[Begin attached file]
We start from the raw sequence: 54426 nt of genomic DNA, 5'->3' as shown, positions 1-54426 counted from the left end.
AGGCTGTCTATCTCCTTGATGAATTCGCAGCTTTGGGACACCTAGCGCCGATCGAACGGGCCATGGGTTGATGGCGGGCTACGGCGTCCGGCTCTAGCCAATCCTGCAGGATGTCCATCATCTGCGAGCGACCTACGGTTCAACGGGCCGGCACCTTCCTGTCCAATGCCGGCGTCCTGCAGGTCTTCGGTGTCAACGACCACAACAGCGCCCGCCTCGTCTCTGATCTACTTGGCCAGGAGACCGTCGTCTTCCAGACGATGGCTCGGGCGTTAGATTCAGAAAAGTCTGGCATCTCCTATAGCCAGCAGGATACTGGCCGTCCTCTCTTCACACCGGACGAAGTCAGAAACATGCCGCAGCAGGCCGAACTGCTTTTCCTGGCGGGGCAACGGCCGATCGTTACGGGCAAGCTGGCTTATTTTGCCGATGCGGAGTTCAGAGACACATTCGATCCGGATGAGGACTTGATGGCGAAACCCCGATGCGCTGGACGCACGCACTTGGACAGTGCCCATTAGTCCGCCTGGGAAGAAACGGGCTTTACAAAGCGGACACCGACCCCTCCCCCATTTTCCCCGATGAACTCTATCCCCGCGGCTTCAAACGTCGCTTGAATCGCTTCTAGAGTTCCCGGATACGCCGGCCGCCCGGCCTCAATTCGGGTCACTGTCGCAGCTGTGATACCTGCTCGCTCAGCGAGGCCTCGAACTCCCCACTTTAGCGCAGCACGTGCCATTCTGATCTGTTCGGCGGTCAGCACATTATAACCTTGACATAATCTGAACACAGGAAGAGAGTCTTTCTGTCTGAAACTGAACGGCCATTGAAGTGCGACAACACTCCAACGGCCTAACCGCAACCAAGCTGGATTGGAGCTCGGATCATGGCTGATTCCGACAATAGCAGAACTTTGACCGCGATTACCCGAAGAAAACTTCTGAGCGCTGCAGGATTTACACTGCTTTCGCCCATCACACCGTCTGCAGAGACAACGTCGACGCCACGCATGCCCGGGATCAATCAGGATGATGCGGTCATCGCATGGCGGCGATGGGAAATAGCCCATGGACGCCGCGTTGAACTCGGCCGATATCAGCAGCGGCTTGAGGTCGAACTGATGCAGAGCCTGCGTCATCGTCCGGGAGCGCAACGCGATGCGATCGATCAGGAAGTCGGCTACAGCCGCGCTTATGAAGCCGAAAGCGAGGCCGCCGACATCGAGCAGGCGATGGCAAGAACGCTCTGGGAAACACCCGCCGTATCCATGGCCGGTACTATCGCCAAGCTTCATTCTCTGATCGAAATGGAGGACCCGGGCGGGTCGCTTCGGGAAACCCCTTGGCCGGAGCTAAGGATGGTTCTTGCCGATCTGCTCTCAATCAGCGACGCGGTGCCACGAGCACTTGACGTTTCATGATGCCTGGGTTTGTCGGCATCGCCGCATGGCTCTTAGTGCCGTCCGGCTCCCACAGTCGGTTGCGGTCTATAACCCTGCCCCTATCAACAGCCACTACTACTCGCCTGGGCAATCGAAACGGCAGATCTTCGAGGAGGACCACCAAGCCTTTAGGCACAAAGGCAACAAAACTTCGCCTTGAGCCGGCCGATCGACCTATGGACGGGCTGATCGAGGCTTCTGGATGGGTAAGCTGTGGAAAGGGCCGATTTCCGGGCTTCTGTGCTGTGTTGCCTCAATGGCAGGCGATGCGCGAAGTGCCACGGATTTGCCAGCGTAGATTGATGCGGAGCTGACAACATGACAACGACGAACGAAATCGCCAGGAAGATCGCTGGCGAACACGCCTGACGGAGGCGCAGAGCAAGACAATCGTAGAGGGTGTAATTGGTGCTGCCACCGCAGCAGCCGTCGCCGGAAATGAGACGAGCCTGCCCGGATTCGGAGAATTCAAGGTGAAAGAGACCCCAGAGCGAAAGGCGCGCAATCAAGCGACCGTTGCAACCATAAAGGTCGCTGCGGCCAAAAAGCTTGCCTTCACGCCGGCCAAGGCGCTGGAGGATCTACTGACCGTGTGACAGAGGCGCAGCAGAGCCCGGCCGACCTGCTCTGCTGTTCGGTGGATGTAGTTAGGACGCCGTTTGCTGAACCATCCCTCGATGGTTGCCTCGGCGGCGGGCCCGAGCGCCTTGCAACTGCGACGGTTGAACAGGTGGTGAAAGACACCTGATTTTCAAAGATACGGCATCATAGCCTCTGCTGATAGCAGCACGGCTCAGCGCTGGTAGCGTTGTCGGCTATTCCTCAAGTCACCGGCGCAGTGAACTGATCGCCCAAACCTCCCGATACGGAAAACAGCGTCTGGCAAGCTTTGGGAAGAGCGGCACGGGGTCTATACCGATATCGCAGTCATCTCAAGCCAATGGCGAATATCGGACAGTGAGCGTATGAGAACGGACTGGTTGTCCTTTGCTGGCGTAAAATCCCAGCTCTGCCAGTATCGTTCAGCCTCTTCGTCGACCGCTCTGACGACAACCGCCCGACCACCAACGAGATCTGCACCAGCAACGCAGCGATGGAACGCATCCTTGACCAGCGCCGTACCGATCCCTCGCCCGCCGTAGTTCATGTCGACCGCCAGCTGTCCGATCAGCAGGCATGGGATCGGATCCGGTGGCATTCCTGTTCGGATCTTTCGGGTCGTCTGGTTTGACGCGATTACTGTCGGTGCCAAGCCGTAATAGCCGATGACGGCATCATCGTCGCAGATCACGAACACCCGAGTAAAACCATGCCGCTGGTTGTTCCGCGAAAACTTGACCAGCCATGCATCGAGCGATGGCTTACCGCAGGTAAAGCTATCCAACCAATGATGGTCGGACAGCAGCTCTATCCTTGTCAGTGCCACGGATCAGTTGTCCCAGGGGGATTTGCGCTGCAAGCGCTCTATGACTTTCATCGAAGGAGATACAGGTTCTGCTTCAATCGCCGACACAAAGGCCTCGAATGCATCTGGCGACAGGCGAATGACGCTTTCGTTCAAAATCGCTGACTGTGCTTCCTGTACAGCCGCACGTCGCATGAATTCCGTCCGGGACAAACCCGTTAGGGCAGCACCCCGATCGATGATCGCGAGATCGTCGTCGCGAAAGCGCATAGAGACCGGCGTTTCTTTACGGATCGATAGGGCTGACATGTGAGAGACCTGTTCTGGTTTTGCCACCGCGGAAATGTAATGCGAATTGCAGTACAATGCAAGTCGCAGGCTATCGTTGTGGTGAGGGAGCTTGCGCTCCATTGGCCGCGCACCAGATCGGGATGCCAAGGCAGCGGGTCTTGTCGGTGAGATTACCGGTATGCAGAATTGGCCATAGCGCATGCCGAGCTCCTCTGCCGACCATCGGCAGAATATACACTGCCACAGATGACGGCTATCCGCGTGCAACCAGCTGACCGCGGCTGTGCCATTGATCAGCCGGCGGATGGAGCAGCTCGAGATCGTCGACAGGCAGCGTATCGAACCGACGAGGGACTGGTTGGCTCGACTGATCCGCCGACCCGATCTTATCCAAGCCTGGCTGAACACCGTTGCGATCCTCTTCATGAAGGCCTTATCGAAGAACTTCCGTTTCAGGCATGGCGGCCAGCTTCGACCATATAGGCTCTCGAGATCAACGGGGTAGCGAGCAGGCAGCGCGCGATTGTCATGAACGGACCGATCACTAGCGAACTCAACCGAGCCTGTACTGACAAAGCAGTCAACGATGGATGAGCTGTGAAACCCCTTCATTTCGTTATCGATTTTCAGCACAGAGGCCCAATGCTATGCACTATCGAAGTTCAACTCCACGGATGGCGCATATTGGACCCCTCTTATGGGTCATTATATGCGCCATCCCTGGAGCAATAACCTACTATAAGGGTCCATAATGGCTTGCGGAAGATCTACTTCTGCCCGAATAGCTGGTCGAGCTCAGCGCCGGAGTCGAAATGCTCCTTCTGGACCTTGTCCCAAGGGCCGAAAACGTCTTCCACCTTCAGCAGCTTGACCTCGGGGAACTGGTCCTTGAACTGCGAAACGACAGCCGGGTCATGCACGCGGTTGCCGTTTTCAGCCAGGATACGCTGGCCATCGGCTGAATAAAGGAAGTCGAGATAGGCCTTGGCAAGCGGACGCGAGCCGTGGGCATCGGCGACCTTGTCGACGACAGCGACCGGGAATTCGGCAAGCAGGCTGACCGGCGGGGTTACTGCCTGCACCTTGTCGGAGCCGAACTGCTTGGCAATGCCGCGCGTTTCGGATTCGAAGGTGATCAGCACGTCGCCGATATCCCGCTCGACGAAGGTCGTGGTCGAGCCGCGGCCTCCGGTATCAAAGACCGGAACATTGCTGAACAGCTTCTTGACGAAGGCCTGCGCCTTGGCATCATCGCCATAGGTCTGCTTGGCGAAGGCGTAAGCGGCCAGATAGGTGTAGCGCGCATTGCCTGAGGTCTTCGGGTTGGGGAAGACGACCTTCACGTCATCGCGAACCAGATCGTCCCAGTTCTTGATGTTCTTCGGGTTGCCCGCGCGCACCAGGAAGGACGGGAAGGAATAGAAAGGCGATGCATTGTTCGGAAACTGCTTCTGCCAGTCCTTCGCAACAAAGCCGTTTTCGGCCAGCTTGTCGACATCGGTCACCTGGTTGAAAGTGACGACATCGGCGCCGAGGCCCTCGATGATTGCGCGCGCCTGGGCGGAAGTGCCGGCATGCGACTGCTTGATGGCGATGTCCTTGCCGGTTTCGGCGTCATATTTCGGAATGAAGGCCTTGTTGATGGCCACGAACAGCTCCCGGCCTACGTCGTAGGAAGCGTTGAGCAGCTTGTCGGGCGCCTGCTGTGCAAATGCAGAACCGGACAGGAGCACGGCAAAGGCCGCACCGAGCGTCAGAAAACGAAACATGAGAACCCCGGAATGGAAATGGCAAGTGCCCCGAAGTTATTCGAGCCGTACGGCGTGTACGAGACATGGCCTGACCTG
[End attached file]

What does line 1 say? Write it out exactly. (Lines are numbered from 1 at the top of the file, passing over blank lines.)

We start from the raw sequence: 54426 nt of genomic DNA, 5'->3' as shown, positions 1-54426 counted from the left end.